Recycling A Beauty
Tibor R. Machan
My friend and occasional colleague--when we have both worked for the Institute for Economic Studies Europe now and then during summers over the last couple of decades--Professor Donald J. Boudreaux of George Mason University has a wonderful knack for zeroing in on the nonsense that so often surrounds us in certain very prominent forums the editors of which appear to have no critical abilities at all, no clue as to whether the kind of stuff they publish manages to be utter balderdash. He is a dedicate scout searching out such nonsense and often publishes the letters he sends to newspapers, magazines and other media at the blog he and some friends of his operate, Cafe Hayek.
Just today he sent out one of these that is a great winner in my book, no question about it. It echoes something I had pointed out about ten years ago to a young friend of mine who was pining to me about how the Middle Ages had been so much more meaningful and noble to live in than our own times. (I had had enough of this pining after a while so I pointed out to my friend that he, as a father of then four--now six--children might rethink his adoration of those days past by considering that probably but one of those four would manage to survive to the ripe old age of 20 back in those glorious times!) So I have asked Professor Boudreaux whether I might reproduce in my own column his absolutely spot on comment on a similar young person’s mindless ruminations discussed in The Washington Post. Here it is and please take it to heart.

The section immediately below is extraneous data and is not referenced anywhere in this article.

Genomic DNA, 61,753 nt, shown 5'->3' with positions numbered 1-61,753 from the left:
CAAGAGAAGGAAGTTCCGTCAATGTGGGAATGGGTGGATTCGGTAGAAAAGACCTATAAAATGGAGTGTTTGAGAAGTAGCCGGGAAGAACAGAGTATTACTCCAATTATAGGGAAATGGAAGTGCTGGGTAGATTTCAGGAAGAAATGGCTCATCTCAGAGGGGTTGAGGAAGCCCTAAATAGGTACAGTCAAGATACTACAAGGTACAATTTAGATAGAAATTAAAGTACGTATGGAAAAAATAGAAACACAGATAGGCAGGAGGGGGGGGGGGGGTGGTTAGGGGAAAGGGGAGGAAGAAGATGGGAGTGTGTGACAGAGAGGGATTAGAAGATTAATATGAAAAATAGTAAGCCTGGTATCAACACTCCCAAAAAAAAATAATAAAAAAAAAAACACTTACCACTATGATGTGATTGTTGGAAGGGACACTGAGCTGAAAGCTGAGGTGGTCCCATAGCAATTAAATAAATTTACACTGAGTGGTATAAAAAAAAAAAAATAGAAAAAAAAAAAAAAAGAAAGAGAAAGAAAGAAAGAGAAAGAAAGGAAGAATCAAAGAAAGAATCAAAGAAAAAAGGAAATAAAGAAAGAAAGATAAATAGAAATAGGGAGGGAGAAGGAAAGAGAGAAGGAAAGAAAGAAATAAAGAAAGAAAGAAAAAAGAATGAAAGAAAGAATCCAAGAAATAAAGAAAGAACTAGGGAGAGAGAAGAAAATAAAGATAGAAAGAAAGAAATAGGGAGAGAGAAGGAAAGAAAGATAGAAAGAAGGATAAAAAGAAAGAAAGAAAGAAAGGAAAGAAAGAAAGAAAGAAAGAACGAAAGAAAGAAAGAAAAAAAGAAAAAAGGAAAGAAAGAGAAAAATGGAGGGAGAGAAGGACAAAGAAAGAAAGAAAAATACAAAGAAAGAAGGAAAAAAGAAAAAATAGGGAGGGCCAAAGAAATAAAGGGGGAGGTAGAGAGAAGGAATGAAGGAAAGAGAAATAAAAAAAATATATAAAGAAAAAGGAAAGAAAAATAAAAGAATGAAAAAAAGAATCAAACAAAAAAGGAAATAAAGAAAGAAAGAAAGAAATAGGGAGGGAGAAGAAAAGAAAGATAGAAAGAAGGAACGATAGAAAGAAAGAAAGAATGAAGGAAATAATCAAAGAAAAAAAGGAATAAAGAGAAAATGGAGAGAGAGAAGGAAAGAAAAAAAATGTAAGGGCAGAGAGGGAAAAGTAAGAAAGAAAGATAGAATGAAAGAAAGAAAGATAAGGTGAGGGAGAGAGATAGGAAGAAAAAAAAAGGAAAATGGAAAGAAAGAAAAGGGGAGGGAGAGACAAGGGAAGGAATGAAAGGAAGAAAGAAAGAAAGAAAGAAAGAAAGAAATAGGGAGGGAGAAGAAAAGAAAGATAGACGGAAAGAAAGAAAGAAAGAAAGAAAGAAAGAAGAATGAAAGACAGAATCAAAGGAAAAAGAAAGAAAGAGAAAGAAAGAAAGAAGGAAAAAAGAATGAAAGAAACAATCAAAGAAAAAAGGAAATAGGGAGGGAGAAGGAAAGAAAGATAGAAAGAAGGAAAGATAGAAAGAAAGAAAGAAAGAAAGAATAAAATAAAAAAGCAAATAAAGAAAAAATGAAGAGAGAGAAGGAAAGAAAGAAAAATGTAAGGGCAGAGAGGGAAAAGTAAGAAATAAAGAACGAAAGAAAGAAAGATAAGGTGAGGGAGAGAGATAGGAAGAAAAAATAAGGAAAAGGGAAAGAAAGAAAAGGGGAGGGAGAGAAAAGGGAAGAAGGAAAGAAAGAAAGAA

The only thing I would like to add is that anyone who would like to delve into more of such sensible points made against the innumerable know-nothings of our age should check out the works of the late Julian Simon as well as the recently published book by Matt Ridley, Rational Optimist. Perhaps these will manage to be the antidotes to the kind of baffling thinking produced by the likes of Mr. Kelley (below) and by more prominent public philosophers such as Jeremy Rifkin!
Of course our era has its problems but these folks are really bonkers with their pessimism. What’s more, they aren’t upset with some of the real horrors of our time, such as the tyrannies and wars and oppression that go on in parts of the globe but with the good stuff, like our having enough to eat and efficient transportation! Nor does one hear from them much about Nazism and Communism, the really horrible systems of the modern age but instead they keep advancing lamentations about modernity and the free market system, precisely what have been the liberating features of our time.
Editor, Washington Post
1150 15th St., NW
Washington, DC 20071
Benjamin Kelley says that his art "represents the dehumanization of modern society" ("An artistic body of work's bone of contention," July 16). I'd like to ask him which aspects of pre-modern society he believes to have been most humane. Was it a life-expectancy of about 30 years? How about mass illiteracy? Maybe Mr. Kelley longs for the odors, lice, and scabs that regularly adorned human bodies that seldom bathed and that slept on dirt or straw?
Possibly Mr. Kelley regrets that the homicide rate in modern society is far lower - as much as ten-times lower - than in pre-modern societies? Perchance he laments modernity's liberation of women from the oppressive dominance of men? Maybe he finds fault with modern humans' greater skepticism of tales of witches and sentient volcanoes? Or perhaps Mr. Kelley is upset simply because modernity has eradicated slavery?
Being only 26 years old in modern society, Mr. Kelley has many decades left to reject his fashionable romantic nonsense about a past Golden Age. Were he born just a few generations earlier, however, not only would he have been unable to earn a living as an artist, his own stint in humanity would have been much shorter.
Donald J. Boudreaux
Professor of Economics
George Mason University
Fairfax, VA 22030